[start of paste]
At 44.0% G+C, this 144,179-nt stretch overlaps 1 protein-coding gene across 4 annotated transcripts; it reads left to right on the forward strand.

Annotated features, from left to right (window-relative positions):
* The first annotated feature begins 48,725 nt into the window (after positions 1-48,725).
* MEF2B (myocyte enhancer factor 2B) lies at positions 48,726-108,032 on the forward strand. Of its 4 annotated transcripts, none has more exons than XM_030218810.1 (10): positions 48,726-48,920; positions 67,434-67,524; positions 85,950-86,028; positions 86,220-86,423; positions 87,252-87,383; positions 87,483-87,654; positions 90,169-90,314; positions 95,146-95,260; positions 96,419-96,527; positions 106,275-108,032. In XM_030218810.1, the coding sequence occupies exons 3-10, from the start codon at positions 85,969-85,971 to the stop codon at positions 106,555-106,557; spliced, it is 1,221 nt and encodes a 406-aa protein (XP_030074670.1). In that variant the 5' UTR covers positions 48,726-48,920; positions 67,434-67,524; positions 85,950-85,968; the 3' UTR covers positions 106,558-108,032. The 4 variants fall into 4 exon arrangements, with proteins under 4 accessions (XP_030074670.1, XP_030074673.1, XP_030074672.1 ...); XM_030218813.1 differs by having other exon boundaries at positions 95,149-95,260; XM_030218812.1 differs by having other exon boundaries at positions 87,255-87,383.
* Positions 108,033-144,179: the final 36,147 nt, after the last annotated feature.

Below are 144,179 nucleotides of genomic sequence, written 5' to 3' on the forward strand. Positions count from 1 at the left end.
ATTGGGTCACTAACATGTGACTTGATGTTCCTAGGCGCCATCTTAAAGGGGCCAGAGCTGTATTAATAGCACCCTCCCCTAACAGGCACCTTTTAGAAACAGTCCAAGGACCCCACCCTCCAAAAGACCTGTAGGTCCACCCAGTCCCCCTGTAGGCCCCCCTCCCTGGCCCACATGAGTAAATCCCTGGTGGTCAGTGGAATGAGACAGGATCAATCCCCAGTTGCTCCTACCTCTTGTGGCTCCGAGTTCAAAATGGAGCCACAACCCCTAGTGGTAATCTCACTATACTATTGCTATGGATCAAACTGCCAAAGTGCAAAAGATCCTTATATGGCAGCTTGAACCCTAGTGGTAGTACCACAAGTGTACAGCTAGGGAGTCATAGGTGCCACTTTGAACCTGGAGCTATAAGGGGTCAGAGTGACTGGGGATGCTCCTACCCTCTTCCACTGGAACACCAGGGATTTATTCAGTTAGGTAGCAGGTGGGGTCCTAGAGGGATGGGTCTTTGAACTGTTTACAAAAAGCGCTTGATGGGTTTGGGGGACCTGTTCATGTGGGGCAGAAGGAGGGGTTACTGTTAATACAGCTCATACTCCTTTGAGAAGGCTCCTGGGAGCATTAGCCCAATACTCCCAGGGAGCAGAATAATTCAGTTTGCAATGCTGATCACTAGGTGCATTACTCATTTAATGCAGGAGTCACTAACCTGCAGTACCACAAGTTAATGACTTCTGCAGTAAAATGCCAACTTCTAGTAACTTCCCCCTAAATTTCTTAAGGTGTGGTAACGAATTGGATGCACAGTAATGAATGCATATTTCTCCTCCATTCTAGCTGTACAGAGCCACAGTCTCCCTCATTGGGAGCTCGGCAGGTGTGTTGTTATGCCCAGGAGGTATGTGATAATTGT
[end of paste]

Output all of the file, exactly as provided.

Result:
At 44.0% G+C, this 144,179-nt stretch overlaps 1 protein-coding gene across 4 annotated transcripts; it reads left to right on the forward strand.

Annotated features, from left to right (window-relative positions):
* The first annotated feature begins 48,725 nt into the window (after positions 1-48,725).
* MEF2B (myocyte enhancer factor 2B) lies at positions 48,726-108,032 on the forward strand. Of its 4 annotated transcripts, none has more exons than XM_030218810.1 (10): positions 48,726-48,920; positions 67,434-67,524; positions 85,950-86,028; positions 86,220-86,423; positions 87,252-87,383; positions 87,483-87,654; positions 90,169-90,314; positions 95,146-95,260; positions 96,419-96,527; positions 106,275-108,032. In XM_030218810.1, the coding sequence occupies exons 3-10, from the start codon at positions 85,969-85,971 to the stop codon at positions 106,555-106,557; spliced, it is 1,221 nt and encodes a 406-aa protein (XP_030074670.1). In that variant the 5' UTR covers positions 48,726-48,920; positions 67,434-67,524; positions 85,950-85,968; the 3' UTR covers positions 106,558-108,032. The 4 variants fall into 4 exon arrangements, with proteins under 4 accessions (XP_030074670.1, XP_030074673.1, XP_030074672.1 ...); XM_030218813.1 differs by having other exon boundaries at positions 95,149-95,260; XM_030218812.1 differs by having other exon boundaries at positions 87,255-87,383.
* Positions 108,033-144,179: the final 36,147 nt, after the last annotated feature.

Below are 144,179 nucleotides of genomic sequence, written 5' to 3' on the forward strand. Positions count from 1 at the left end.
ATTGGGTCACTAACATGTGACTTGATGTTCCTAGGCGCCATCTTAAAGGGGCCAGAGCTGTATTAATAGCACCCTCCCCTAACAGGCACCTTTTAGAAACAGTCCAAGGACCCCACCCTCCAAAAGACCTGTAGGTCCACCCAGTCCCCCTGTAGGCCCCCCTCCCTGGCCCACATGAGTAAATCCCTGGTGGTCAGTGGAATGAGACAGGATCAATCCCCAGTTGCTCCTACCTCTTGTGGCTCCGAGTTCAAAATGGAGCCACAACCCCTAGTGGTAATCTCACTATACTATTGCTATGGATCAAACTGCCAAAGTGCAAAAGATCCTTATATGGCAGCTTGAACCCTAGTGGTAGTACCACAAGTGTACAGCTAGGGAGTCATAGGTGCCACTTTGAACCTGGAGCTATAAGGGGTCAGAGTGACTGGGGATGCTCCTACCCTCTTCCACTGGAACACCAGGGATTTATTCAGTTAGGTAGCAGGTGGGGTCCTAGAGGGATGGGTCTTTGAACTGTTTACAAAAAGCGCTTGATGGGTTTGGGGGACCTGTTCATGTGGGGCAGAAGGAGGGGTTACTGTTAATACAGCTCATACTCCTTTGAGAAGGCTCCTGGGAGCATTAGCCCAATACTCCCAGGGAGCAGAATAATTCAGTTTGCAATGCTGATCACTAGGTGCATTACTCATTTAATGCAGGAGTCACTAACCTGCAGTACCACAAGTTAATGACTTCTGCAGTAAAATGCCAACTTCTAGTAACTTCCCCCTAAATTTCTTAAGGTGTGGTAACGAATTGGATGCACAGTAATGAATGCATATTTCTCCTCCATTCTAGCTGTACAGAGCCACAGTCTCCCTCATTGGGAGCTCGGCAGGTGTGTTGTTATGCCCAGGAGGTATGTGATAATTGT